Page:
Newcastle anti-coal protesters say weekend arrests a symbol of campaign success

DIRECT ACTION: Bill Ryan, 96, and Susie Gold, 75, chained to the tracks leading to the Carrington Coal Terminal on Saturday morning. Protest organisers say that when "injustice becomes law, resistance becomes duty".
DIRECT ACTION: Bill Ryan, 96, and Susie Gold, 75, chained to the tracks leading to the Carrington Coal Terminal on Saturday morning. Protest organisers say that when "injustice becomes law, resistance becomes duty".

 CLIMATE activists declared their Newcastle week of action a success after they disrupted the coal chain on Saturday by having protesters lock themselves to the railway tracks and to one of the giant coal-moving machines on Kooragang Island.

The railway duo were 96-year-old WWII Kokoda veteran Bill Ryan and 75-year-old grandmother of two, Susie Gold.

As he did in 2014 when he was arrested at one of the Maules Creek protests, Mr Ryan said he was doing it for his grandchildren and great-grandchildren. 

They were among at least 26 people charged over Saturday’s protests, all of whom were bailed to appear in Newcastle Local Court on October 4.

Organisers – the Queensland-based Frontline Action on Coal and Newcastle Justice Uprising – said almost 200 people had taken part in Saturday’s protests.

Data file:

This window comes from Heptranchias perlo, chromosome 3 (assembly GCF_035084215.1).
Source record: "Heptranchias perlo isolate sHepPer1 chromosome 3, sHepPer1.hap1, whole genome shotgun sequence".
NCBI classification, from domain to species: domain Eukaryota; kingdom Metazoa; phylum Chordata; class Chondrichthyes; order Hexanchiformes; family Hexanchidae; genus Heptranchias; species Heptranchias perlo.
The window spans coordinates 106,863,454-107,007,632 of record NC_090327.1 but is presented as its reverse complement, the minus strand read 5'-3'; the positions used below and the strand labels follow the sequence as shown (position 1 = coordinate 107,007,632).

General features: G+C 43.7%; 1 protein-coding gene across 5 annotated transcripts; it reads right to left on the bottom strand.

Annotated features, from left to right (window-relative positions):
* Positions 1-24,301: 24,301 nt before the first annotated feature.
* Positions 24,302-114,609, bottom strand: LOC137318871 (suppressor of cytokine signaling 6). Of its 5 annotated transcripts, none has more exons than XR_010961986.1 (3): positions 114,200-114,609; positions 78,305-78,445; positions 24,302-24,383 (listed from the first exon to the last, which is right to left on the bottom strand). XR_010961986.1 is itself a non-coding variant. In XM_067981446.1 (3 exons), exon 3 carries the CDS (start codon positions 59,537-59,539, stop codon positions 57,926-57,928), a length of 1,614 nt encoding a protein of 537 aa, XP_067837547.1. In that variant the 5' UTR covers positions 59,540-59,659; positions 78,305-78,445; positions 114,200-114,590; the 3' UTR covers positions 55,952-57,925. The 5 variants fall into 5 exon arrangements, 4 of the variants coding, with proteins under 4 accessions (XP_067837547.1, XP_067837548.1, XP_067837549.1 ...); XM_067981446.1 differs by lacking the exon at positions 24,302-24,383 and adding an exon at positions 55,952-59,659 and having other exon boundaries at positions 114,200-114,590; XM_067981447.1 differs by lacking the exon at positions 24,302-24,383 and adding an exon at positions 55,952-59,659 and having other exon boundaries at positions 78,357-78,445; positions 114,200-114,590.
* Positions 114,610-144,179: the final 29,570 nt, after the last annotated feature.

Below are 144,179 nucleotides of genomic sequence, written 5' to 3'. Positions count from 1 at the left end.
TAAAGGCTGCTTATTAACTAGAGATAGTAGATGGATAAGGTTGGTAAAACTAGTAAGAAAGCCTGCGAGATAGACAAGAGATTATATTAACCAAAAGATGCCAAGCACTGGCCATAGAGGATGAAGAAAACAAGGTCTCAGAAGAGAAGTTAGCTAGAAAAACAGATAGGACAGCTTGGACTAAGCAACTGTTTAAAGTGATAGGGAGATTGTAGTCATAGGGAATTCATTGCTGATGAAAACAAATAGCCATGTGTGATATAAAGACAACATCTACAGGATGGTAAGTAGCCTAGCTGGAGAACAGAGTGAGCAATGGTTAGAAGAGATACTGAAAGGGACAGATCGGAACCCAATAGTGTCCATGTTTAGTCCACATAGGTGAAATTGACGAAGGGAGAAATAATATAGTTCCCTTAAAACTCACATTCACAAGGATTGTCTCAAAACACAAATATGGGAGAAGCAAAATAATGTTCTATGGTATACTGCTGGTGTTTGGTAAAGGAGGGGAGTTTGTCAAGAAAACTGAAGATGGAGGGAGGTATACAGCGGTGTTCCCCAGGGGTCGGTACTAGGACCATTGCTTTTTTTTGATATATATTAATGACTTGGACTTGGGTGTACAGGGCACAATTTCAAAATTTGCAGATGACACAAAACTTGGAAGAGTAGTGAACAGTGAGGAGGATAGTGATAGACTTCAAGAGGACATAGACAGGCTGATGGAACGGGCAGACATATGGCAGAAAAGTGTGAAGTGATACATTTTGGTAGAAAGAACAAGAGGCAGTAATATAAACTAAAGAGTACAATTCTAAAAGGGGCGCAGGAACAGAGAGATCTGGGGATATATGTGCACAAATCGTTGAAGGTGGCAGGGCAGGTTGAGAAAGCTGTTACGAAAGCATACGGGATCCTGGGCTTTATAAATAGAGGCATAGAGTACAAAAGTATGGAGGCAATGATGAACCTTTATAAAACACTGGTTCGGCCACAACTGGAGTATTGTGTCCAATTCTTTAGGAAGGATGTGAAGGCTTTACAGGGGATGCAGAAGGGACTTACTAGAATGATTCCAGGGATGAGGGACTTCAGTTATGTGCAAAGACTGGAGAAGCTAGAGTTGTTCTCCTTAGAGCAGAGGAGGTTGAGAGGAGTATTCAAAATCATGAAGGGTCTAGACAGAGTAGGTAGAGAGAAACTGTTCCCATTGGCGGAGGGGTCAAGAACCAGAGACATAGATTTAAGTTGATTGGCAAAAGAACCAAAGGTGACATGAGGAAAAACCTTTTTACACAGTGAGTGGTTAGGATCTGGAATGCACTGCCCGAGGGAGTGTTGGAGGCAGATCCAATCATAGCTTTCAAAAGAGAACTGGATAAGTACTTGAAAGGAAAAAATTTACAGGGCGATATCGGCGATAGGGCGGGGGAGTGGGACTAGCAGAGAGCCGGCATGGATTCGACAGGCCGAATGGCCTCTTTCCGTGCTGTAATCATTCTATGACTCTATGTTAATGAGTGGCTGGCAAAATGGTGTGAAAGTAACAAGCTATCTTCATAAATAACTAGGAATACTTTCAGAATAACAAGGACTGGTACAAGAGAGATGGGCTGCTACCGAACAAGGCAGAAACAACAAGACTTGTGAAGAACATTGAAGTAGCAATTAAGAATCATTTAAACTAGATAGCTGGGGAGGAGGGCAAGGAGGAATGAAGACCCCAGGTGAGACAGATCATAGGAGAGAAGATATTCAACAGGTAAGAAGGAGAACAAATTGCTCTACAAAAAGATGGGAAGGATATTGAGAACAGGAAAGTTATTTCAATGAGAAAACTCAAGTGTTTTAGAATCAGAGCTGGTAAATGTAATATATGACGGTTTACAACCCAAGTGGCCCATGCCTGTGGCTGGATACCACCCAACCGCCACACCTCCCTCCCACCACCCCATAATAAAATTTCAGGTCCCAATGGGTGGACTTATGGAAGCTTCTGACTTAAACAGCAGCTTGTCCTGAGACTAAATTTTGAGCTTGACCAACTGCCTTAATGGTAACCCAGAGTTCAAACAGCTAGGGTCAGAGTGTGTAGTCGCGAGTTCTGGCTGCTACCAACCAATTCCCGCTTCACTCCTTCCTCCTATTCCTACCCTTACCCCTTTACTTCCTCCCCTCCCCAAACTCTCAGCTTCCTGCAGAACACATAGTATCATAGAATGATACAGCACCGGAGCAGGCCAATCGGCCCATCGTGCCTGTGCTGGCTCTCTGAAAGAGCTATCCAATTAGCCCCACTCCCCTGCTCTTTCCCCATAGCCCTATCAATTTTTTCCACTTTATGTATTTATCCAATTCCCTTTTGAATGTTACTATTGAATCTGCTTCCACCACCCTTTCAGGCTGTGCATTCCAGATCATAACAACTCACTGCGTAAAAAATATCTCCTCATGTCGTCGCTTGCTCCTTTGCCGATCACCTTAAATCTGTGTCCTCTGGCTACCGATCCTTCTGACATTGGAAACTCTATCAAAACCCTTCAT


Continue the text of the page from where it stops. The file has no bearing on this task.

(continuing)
As well as having people chain themselves to machinery to temporarily stop the movement of coal through the port, the protesters held a mock trial outside the Port Waratah Coal Services (PWCS) Carrington Coal Terminal in which the federal government and the coal industry were charged in a “climate court” with crimes against humanity and the environment. 

Some 17 doctors, nurses and other health professionals held their own protest on Kooragang on Saturday, under the banner Health on the Frontline.

As was the case last week when protester Micah Weeks stood on top of a coal train locomotive near Hexham, the industry criticised the activists’ methods.

“PWCS respects the right to free speech and expressing opinion but believes it should be done legally, without trespassing and interfering with operations,” chief executive Hennie du Plooy said on Sunday. Police made similar criticisms.

On Kooragang, dozens of people gained entry to the Newcastle Coal Infrastructure Group stockpiles despite a large police presence. One man hung high in the air from the end of one of the giant stacker/reclaimers, while others locked themselves onto conveyor belts and draped a large banner reading: “Enough is enough”.

Various Knitting Nanas sat on chairs blocking the road to the NCIG offices before they were moved on.

Organisers said they were “committed to non-violent direct action against the fossil fuel industry”.

 “The sacrifice of those arrested is emblematic of the demand for drastic action on climate change felt by the vast majority of Australians,” Frontline Action said.

“Our politicians are letting coal barons destroy our life source. We must hold them to account, stand up for what we believe in and know to be right.”

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